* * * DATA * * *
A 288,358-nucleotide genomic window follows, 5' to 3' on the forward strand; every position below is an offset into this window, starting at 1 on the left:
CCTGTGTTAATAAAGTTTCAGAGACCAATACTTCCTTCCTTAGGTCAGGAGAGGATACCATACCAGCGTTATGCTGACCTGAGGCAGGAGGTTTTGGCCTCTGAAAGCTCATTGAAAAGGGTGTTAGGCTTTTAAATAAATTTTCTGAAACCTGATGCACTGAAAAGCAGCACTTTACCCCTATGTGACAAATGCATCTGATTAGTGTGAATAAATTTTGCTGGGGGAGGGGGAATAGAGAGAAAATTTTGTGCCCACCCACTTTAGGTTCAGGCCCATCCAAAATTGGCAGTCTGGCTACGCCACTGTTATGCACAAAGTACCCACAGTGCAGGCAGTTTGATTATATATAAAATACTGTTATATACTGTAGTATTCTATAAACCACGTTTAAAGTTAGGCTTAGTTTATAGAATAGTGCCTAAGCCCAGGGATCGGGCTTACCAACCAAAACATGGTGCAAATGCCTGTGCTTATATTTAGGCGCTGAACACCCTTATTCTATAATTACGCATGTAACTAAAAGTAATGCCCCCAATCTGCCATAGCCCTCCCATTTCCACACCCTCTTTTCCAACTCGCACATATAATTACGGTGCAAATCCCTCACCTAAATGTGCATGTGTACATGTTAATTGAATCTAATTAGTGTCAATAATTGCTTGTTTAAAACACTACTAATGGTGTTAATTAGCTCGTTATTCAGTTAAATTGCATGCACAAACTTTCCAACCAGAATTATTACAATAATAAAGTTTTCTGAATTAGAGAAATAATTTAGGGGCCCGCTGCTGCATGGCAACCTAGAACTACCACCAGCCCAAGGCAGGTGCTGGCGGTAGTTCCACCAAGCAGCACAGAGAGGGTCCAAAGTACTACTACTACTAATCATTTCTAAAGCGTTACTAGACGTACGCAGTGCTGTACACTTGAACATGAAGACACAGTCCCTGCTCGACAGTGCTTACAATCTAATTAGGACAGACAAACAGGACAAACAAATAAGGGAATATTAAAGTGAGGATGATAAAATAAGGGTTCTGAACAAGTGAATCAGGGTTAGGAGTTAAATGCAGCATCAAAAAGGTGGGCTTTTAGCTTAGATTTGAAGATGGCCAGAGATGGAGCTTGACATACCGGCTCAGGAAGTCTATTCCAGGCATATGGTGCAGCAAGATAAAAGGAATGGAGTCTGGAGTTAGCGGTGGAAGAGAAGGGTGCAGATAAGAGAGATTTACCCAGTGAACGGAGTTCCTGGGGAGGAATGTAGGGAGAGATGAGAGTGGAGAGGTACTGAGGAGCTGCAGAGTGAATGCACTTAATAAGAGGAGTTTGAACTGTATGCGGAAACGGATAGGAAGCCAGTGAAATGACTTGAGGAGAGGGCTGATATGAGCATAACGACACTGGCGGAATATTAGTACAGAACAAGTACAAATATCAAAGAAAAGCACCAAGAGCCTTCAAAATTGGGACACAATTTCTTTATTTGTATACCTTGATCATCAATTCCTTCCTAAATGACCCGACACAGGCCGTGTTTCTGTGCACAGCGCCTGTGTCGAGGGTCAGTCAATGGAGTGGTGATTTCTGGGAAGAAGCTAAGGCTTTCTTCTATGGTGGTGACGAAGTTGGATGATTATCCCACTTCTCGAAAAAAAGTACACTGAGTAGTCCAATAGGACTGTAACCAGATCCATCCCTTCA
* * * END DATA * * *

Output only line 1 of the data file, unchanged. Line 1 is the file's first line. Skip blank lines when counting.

A 288,358-nucleotide genomic window follows, 5' to 3' on the forward strand; every position below is an offset into this window, starting at 1 on the left: